NASCAR: Dying after 2001

in Car


After the death of Dale Earnhardt in the 2001 Daytona 500, NASCAR started to work on a new car to make safety the number one priority. They also worked on the walls, putting up a foam "safer barrier" to make the impact of the cars hitting the wall diminish greatly. Thus the G-forces that hit the drivers would be significantly reduced and as a result not cause injury or death, which was common in NASCAR for its entire existence. 

And while most fans, myself included, agree that safety is truly important in stock car racing (they can now take hits at 180 mph head on to the wall, flip 8 times, and the driver not be injured at all), the result was something that really killed NASCAR. Which is ironic, because it has done so much for the safety aspect, thus reducing the death count to 0 in the last 10 years. The car, known as the Car of Tomorrow, or COT, was a truly ugly piece of machinery. NASCAR had since the 1980s been going further and further away from the Stock in Stock Car Auto Racing. Up until 2002, although the differences between the manufacturers was almost gone, the cars (from Ford and Chevrolet for example) had distinct differences that set them apart from one another. But in 2003 the cars all had the same body, minus some very small details such as the back window and the nose of the car.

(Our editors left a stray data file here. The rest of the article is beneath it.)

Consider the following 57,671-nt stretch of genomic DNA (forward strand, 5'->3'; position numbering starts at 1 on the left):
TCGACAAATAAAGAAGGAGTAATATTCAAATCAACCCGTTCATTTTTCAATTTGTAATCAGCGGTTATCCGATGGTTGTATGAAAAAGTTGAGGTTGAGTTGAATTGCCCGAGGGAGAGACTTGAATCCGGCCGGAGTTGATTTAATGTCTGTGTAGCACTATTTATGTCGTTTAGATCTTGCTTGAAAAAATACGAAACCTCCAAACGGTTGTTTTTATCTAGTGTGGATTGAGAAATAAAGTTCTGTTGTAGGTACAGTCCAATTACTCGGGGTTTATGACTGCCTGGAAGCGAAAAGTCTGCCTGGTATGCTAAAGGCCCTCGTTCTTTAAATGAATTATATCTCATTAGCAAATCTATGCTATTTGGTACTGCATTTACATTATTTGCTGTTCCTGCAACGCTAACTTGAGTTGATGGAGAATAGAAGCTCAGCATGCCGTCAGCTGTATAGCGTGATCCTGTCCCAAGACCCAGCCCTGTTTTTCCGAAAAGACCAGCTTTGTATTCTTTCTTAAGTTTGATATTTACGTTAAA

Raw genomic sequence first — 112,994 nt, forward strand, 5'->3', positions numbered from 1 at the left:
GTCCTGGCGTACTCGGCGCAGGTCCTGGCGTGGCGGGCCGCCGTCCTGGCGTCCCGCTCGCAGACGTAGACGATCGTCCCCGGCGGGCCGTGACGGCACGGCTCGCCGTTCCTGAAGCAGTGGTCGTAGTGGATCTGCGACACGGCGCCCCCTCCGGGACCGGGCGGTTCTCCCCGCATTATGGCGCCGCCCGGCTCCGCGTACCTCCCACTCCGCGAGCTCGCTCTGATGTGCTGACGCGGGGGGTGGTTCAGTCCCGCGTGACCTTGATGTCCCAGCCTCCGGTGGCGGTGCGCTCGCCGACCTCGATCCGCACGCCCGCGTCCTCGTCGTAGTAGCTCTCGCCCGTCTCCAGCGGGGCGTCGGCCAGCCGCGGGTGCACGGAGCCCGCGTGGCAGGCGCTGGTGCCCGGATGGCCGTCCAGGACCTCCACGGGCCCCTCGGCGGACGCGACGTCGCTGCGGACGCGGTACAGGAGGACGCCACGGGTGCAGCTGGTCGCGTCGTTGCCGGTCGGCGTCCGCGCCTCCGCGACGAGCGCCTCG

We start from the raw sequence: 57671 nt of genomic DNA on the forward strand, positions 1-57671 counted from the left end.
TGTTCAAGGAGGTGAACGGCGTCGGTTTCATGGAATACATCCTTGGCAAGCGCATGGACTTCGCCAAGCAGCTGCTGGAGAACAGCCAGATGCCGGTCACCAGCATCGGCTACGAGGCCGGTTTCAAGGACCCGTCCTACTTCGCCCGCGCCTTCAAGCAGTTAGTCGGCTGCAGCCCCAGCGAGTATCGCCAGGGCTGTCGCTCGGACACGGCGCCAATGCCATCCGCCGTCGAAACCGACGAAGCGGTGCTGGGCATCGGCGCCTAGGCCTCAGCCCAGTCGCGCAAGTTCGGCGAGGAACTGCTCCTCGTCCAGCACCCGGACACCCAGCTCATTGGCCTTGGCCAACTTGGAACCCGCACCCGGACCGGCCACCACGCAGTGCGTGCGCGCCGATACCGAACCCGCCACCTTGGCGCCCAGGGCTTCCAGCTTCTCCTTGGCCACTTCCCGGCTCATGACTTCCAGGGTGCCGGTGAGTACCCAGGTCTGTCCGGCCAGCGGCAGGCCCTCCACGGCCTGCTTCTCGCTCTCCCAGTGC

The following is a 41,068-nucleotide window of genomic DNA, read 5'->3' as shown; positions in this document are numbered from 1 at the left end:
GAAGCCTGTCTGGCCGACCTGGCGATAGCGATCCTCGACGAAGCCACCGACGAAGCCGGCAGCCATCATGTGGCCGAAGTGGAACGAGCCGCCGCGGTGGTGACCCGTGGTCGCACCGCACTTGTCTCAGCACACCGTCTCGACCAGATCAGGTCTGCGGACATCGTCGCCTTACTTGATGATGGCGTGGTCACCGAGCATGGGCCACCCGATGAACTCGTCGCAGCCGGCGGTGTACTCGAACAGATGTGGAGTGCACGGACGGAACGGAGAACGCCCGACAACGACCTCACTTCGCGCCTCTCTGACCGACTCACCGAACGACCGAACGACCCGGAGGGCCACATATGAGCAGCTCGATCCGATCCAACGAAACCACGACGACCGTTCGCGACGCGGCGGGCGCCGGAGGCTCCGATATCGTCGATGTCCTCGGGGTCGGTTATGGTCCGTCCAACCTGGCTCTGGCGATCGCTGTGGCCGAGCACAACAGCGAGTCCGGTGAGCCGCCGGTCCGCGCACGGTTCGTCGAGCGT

They did have very small differences, but they still had at least some distinction. But with the introduction of the COT in 2007 all manufacturer resemblance was gone. All cars, whether Ford, Dodge, Toyota, or Chevrolet had the same shape and same body. There were no differences whatsoever. The different car companies could change the grille on the front, but that was it. The fans in massive numbers didn't like it. Even the drivers didn't like it. Kyle Busch won the first race, the first Bristol race in 2007, with the car and after he won said "they suck" in victory lane. The fans showed with their remote controls and ticket purchasing ability that they didn't like the car, and just quit showing up. The growth of the 90s and the distinct cars were gone. Dale Earnhardt was gone. The sport just wasn't what it once was. Many people, even longtime hardcore fans quit watching the races, saying it's just too different from the old days.


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Agron Bashota has 47 articles online

I'm Agron Bashota, and I wrote this article.

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NASCAR: Dying after 2001

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This article was published on 2011/06/19